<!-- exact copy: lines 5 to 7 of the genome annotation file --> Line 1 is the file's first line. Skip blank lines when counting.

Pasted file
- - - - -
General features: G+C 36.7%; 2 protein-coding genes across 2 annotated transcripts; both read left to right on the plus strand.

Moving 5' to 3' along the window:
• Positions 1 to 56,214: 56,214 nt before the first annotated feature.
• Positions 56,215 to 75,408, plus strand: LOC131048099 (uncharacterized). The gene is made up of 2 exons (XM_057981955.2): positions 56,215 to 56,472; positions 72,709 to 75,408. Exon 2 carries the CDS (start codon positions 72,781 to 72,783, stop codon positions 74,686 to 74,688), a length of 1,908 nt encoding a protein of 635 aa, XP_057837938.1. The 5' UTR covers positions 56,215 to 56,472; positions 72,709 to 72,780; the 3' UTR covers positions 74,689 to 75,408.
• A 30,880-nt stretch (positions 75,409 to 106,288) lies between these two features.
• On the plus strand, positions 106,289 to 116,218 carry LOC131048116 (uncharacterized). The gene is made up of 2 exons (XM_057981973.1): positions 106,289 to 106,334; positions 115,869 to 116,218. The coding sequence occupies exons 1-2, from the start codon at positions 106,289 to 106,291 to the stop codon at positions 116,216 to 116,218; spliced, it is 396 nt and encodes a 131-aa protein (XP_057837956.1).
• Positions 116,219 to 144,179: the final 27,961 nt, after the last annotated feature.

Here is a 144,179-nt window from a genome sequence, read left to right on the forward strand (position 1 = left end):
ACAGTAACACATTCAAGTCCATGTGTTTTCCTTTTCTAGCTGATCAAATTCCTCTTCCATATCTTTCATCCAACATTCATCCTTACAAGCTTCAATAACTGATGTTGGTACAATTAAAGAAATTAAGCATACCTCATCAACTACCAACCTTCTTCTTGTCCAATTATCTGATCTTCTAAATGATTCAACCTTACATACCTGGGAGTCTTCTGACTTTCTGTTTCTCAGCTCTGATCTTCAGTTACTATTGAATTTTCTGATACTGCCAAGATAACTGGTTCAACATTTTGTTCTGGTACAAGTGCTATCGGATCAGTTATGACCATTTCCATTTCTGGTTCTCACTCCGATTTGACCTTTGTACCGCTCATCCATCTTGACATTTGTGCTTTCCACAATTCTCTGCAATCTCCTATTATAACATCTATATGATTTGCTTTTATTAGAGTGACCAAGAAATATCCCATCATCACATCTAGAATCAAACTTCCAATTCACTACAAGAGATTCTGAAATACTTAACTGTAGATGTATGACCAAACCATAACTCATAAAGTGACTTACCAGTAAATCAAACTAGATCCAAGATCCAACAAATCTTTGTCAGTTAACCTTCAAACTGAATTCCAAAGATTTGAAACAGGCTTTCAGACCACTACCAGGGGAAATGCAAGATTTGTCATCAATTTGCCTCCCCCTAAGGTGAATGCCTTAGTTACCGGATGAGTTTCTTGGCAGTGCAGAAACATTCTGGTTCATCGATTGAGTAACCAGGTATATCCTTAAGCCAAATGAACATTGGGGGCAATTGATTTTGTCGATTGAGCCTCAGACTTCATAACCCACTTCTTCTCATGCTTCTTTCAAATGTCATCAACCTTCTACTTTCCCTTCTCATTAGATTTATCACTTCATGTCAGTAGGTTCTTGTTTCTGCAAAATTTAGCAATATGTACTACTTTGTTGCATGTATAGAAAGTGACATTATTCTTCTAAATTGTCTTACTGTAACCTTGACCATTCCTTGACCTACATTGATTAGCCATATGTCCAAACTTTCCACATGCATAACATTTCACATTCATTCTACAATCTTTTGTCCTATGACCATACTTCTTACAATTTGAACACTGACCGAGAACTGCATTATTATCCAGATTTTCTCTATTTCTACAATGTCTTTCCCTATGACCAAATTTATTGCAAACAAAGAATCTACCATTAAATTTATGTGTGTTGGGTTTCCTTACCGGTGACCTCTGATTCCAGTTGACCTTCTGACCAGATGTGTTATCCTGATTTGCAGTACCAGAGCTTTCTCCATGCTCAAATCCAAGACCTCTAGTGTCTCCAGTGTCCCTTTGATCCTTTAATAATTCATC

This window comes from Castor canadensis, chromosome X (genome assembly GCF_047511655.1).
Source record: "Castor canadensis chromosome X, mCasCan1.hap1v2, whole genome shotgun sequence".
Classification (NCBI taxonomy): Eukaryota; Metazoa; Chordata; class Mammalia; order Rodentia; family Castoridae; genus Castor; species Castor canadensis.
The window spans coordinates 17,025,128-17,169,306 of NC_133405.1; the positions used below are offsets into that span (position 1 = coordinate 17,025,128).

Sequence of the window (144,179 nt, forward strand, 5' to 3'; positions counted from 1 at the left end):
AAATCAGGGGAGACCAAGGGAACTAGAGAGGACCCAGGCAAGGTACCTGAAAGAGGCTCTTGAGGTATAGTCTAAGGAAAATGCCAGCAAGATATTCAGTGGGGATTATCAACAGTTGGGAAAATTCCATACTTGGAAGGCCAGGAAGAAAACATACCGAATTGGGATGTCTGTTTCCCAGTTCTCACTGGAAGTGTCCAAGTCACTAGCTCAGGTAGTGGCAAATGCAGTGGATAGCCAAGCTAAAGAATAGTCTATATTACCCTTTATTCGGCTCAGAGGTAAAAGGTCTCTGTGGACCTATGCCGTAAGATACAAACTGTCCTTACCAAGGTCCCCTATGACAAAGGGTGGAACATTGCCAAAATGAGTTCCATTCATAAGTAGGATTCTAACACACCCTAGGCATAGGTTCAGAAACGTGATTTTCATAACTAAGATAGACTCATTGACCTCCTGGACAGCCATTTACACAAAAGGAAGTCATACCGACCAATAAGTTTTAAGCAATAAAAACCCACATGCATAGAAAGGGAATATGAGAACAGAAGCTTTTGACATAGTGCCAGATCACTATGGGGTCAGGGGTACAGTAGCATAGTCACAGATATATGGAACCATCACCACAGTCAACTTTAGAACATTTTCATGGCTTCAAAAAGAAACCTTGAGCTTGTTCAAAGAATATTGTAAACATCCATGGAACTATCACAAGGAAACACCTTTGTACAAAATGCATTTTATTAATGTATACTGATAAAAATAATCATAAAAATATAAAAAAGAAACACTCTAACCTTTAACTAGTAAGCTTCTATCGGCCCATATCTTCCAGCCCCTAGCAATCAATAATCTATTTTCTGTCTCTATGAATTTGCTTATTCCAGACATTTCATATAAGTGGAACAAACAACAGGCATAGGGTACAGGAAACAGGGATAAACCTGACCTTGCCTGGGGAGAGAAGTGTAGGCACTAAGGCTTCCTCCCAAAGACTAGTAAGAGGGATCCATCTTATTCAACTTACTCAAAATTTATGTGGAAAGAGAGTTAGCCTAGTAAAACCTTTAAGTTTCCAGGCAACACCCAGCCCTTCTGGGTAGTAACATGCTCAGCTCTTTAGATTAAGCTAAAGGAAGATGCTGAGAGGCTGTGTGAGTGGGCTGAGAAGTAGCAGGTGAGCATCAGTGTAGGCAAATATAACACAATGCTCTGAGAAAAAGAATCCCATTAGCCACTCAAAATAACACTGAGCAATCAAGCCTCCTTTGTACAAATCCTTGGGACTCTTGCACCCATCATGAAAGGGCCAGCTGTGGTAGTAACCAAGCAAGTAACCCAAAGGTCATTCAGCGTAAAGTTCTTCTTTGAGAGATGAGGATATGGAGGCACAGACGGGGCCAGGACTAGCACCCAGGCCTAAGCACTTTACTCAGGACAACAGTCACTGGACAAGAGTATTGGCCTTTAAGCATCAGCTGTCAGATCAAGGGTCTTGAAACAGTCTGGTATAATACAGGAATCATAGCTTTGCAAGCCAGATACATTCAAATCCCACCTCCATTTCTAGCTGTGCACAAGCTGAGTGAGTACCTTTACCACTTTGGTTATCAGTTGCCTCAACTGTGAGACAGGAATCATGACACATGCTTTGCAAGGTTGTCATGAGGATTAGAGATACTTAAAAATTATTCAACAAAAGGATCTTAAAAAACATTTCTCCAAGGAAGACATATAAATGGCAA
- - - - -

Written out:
• A 30,880-nt stretch (positions 75,409 to 106,288) lies between these two features.
• On the plus strand, positions 106,289 to 116,218 carry LOC131048116 (uncharacterized). The gene is made up of 2 exons (XM_057981973.1): positions 106,289 to 106,334; positions 115,869 to 116,218. The coding sequence occupies exons 1-2, from the start codon at positions 106,289 to 106,291 to the stop codon at positions 116,216 to 116,218; spliced, it is 396 nt and encodes a 131-aa protein (XP_057837956.1).
• Positions 116,219 to 144,179: the final 27,961 nt, after the last annotated feature.